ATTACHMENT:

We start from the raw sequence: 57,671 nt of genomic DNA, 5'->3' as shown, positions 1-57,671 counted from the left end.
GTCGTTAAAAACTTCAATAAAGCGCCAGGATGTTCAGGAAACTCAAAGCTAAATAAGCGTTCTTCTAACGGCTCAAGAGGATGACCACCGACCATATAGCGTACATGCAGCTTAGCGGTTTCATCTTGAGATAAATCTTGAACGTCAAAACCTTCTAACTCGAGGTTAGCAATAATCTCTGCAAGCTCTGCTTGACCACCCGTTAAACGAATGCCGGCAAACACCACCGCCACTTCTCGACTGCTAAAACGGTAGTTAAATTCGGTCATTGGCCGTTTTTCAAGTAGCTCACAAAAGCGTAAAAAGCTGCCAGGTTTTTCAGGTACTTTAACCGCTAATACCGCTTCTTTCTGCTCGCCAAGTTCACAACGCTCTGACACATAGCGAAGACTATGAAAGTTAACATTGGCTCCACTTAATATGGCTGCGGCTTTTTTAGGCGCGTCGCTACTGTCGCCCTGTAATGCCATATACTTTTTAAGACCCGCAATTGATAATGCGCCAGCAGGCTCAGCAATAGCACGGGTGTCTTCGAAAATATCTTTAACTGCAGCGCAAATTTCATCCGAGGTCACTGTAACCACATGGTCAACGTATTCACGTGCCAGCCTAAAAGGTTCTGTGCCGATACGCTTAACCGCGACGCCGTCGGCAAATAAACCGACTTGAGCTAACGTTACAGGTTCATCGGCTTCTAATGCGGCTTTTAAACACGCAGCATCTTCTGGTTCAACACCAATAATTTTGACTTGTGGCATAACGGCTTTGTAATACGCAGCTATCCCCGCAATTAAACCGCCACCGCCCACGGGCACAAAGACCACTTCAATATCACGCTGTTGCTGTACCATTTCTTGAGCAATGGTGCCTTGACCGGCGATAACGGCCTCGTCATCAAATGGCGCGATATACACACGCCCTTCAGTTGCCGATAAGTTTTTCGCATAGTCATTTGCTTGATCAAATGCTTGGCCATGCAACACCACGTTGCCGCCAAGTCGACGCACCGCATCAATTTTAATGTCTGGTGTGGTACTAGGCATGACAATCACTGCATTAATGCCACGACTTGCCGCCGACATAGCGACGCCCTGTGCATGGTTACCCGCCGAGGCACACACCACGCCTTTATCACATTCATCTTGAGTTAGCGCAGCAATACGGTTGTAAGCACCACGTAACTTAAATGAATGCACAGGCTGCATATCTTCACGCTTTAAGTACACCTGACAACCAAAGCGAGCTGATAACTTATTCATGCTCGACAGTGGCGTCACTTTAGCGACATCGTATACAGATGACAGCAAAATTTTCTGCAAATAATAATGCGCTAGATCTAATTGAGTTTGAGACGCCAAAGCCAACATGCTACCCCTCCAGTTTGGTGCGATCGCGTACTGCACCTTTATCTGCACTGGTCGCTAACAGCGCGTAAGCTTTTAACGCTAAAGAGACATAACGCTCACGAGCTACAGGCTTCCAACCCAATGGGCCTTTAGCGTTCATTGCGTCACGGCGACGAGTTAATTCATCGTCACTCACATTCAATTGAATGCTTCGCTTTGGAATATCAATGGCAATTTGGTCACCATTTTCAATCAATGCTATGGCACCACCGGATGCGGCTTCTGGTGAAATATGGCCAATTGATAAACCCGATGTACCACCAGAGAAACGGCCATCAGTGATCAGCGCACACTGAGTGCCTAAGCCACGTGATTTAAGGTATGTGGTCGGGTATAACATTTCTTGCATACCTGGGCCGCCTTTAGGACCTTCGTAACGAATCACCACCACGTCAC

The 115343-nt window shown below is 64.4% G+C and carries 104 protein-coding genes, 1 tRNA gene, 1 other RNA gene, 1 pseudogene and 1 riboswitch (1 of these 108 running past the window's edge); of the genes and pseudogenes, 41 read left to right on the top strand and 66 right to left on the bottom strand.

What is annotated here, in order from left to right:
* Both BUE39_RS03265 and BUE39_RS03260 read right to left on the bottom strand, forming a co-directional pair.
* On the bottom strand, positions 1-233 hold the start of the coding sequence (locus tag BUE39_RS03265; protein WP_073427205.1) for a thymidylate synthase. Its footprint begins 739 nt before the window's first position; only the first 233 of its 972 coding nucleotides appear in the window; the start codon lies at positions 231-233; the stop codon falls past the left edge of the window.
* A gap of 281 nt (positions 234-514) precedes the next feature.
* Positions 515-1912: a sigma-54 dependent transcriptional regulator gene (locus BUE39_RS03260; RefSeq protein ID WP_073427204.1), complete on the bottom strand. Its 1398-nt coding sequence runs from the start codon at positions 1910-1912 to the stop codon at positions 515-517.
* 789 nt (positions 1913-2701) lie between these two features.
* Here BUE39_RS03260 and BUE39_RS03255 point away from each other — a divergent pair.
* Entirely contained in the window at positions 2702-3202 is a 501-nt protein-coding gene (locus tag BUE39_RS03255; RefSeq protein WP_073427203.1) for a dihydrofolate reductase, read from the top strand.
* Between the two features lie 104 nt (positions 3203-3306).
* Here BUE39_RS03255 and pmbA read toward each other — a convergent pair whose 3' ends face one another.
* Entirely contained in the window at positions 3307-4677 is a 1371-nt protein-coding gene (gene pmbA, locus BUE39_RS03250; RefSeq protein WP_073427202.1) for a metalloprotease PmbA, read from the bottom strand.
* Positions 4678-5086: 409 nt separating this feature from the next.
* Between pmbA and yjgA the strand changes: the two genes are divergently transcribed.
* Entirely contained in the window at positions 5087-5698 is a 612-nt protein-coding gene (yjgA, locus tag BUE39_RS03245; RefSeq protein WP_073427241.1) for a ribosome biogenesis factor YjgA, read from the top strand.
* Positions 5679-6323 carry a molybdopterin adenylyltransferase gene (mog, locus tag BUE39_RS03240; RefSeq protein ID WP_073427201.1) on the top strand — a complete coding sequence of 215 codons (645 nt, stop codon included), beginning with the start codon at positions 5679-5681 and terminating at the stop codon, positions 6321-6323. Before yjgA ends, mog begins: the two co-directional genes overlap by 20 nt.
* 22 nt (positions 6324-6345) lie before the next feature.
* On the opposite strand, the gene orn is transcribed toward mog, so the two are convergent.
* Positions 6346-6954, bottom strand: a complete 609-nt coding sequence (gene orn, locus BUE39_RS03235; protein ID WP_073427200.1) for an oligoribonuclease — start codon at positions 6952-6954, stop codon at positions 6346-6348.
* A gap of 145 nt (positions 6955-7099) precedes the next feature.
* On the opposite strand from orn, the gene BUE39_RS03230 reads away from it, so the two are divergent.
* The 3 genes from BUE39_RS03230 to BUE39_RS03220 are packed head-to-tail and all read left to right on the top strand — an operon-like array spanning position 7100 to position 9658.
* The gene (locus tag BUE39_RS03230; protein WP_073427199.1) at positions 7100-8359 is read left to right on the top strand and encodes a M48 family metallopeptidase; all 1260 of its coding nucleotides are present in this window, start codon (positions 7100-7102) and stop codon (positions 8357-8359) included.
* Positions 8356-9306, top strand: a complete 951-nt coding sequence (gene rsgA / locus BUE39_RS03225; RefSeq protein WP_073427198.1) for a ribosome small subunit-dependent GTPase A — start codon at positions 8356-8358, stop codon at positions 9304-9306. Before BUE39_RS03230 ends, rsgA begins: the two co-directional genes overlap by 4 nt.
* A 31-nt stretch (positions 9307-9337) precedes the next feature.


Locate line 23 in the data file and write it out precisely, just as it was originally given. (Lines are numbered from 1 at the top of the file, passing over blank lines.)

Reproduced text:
* On the opposite strand from orn, the gene BUE39_RS03230 reads away from it, so the two are divergent.